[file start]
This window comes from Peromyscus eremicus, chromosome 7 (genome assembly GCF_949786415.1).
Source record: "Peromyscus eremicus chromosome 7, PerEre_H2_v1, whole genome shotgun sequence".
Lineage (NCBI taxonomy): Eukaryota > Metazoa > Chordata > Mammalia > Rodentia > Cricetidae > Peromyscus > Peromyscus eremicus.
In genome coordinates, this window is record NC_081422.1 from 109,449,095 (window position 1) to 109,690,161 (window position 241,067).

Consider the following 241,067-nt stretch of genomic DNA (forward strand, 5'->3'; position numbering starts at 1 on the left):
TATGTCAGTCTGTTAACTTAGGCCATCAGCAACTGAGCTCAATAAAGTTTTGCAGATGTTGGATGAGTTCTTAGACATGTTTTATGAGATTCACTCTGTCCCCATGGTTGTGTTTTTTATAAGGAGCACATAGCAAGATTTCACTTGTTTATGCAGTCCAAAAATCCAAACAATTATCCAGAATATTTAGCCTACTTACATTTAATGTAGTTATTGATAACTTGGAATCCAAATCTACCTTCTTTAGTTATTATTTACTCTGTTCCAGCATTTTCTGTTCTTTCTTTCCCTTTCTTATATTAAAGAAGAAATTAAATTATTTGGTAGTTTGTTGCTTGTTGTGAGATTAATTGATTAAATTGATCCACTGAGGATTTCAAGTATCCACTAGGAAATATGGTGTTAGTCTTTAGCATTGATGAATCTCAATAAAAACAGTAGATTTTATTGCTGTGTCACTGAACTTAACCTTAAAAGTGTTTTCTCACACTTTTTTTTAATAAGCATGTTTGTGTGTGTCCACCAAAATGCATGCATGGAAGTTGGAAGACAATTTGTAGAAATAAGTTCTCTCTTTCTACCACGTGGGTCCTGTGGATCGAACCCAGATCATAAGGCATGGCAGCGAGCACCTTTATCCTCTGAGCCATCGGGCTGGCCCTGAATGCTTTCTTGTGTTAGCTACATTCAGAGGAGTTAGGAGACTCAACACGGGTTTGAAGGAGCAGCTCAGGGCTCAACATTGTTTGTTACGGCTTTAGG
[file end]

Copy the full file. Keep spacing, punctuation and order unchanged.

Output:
This window comes from Peromyscus eremicus, chromosome 7 (genome assembly GCF_949786415.1).
Source record: "Peromyscus eremicus chromosome 7, PerEre_H2_v1, whole genome shotgun sequence".
Lineage (NCBI taxonomy): Eukaryota > Metazoa > Chordata > Mammalia > Rodentia > Cricetidae > Peromyscus > Peromyscus eremicus.
In genome coordinates, this window is record NC_081422.1 from 109,449,095 (window position 1) to 109,690,161 (window position 241,067).

Consider the following 241,067-nt stretch of genomic DNA (forward strand, 5'->3'; position numbering starts at 1 on the left):
TATGTCAGTCTGTTAACTTAGGCCATCAGCAACTGAGCTCAATAAAGTTTTGCAGATGTTGGATGAGTTCTTAGACATGTTTTATGAGATTCACTCTGTCCCCATGGTTGTGTTTTTTATAAGGAGCACATAGCAAGATTTCACTTGTTTATGCAGTCCAAAAATCCAAACAATTATCCAGAATATTTAGCCTACTTACATTTAATGTAGTTATTGATAACTTGGAATCCAAATCTACCTTCTTTAGTTATTATTTACTCTGTTCCAGCATTTTCTGTTCTTTCTTTCCCTTTCTTATATTAAAGAAGAAATTAAATTATTTGGTAGTTTGTTGCTTGTTGTGAGATTAATTGATTAAATTGATCCACTGAGGATTTCAAGTATCCACTAGGAAATATGGTGTTAGTCTTTAGCATTGATGAATCTCAATAAAAACAGTAGATTTTATTGCTGTGTCACTGAACTTAACCTTAAAAGTGTTTTCTCACACTTTTTTTTAATAAGCATGTTTGTGTGTGTCCACCAAAATGCATGCATGGAAGTTGGAAGACAATTTGTAGAAATAAGTTCTCTCTTTCTACCACGTGGGTCCTGTGGATCGAACCCAGATCATAAGGCATGGCAGCGAGCACCTTTATCCTCTGAGCCATCGGGCTGGCCCTGAATGCTTTCTTGTGTTAGCTACATTCAGAGGAGTTAGGAGACTCAACACGGGTTTGAAGGAGCAGCTCAGGGCTCAACATTGTTTGTTACGGCTTTAGG